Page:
At the front part of the zoo, the current primate house and aviaries will be removed – areas built in the late 1960s.

“They were good exhibits at the time, but we just can’t do anything to bring them up to modern zoological standards,” Burns said.

That space will be reimagined into a new area with visitor amenities and a few new exhibits — right up front where attendees enter the zoo.

The exhibits here will focus on another conservation project – helping to protect the Annamite Mountains between Vietnam and Laos.  Teams of teens at the zoo have been working for several years on a project to fight poaching in that region.

“By featuring animals from the Annamite Mountains, it gives those teams a larger platform to deliver their conservation message,” Burns said.  The gibbons who currently reside in that portion of the zoo will get new digs in the Annamite Mountains exhibit.

A new event space with a stage, picnic facilities and more will be placed near the entrance to replace the current spot in the back of the zoo.

Right now, the zoo jockeys with the Sun Valley Resort for the title of most-visited paid attraction in the State of Idaho – and is consistently the most-visited spot in the Treasure Valley.

Nearly 350,000 visits were made to the zoo in 2016, and Burns hopes the additions will begin to nudge attendance toward the 400,000 mark.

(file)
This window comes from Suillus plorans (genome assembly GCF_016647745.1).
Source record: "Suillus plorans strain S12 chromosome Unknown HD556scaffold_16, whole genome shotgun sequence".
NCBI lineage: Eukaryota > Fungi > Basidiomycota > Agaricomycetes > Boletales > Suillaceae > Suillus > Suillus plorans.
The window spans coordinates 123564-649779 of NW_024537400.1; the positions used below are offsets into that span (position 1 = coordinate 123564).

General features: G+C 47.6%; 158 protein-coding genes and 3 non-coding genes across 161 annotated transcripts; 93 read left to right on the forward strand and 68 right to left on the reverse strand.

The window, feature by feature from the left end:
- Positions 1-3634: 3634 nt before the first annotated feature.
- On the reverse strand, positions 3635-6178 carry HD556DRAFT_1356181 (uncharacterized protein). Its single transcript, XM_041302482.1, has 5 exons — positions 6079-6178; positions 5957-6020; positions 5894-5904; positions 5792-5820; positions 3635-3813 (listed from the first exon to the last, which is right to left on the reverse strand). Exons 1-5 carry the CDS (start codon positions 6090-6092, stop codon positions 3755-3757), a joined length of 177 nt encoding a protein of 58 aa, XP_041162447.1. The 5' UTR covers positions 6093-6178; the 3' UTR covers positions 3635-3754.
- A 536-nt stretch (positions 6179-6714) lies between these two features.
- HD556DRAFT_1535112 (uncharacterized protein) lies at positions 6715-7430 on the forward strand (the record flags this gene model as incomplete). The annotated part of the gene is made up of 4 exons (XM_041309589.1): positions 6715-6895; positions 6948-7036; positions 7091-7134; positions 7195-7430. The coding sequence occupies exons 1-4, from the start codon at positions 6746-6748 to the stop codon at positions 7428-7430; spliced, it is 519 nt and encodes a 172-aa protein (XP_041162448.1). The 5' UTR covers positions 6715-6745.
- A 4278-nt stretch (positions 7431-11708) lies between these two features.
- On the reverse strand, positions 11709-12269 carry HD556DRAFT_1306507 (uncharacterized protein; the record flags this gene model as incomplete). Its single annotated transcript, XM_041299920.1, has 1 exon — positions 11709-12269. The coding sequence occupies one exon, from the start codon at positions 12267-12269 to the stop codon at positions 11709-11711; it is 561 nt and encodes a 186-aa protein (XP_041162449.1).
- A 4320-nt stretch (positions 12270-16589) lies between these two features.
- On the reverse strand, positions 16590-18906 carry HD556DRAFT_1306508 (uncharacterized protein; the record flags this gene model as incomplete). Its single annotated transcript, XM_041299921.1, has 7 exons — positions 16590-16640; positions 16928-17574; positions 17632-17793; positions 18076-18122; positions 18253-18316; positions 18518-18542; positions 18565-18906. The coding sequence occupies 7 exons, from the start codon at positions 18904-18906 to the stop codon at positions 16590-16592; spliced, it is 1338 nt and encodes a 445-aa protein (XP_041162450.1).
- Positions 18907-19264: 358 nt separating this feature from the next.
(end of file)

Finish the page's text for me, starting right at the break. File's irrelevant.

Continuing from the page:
More visitors will help drive the zoo’s conservation drive even further.

“Visitors have generated about $2.3 million for conservation,” over ten years according to Burns. “We have turned the act of visiting the zoo into a conservation action. We don’t want to build any more exhibits that aren’t tied to our existing conservation projects.”

Beyond the far-flung efforts in Africa and Asia, some of the conservation funds are going to projects close to home.  

“Last year when Table Rock burned, we put $100k in conservation fees toward the restoration,” he said. He hopes that’s the first of many projects.

“People love the foothills. The sagebrush steppe ecosystem where we live is one of the most endangered in the country. We hope to partner with Boise Parks and Recreation on the foothills and open space and get more involved in restoration efforts and habitat efforts.”

Friends of Zoo Boise is one of the 700 causes that is signed up for Idaho Gives 2017. Donors can make a contribution online on May 4th with proceeds going toward the zoo. Throughout the day, random donations will be matched from an award pool. (Disclosure: Day365 which operates BoiseDev is also handling media and PR services for Idaho Gives).

The expansion will further cement Zoo Boise’s spot in the heart of Julia Davis Park – just a short walk from Downtown. The zoo expansion will join a complete revamp of the Idaho Historical Museum, a new walkway connecting the park to 5th Street and other projects.

“Julia Davis Park is a unique park in the city,” Burns said. “It’s the cultural attractions park of Boise. We would hope that if the City continues to grow and our cultural attractions get better, we’re right here in the middle of all that. It’s great to be right downtown – you can see the giraffes sticking their head up over the fence.”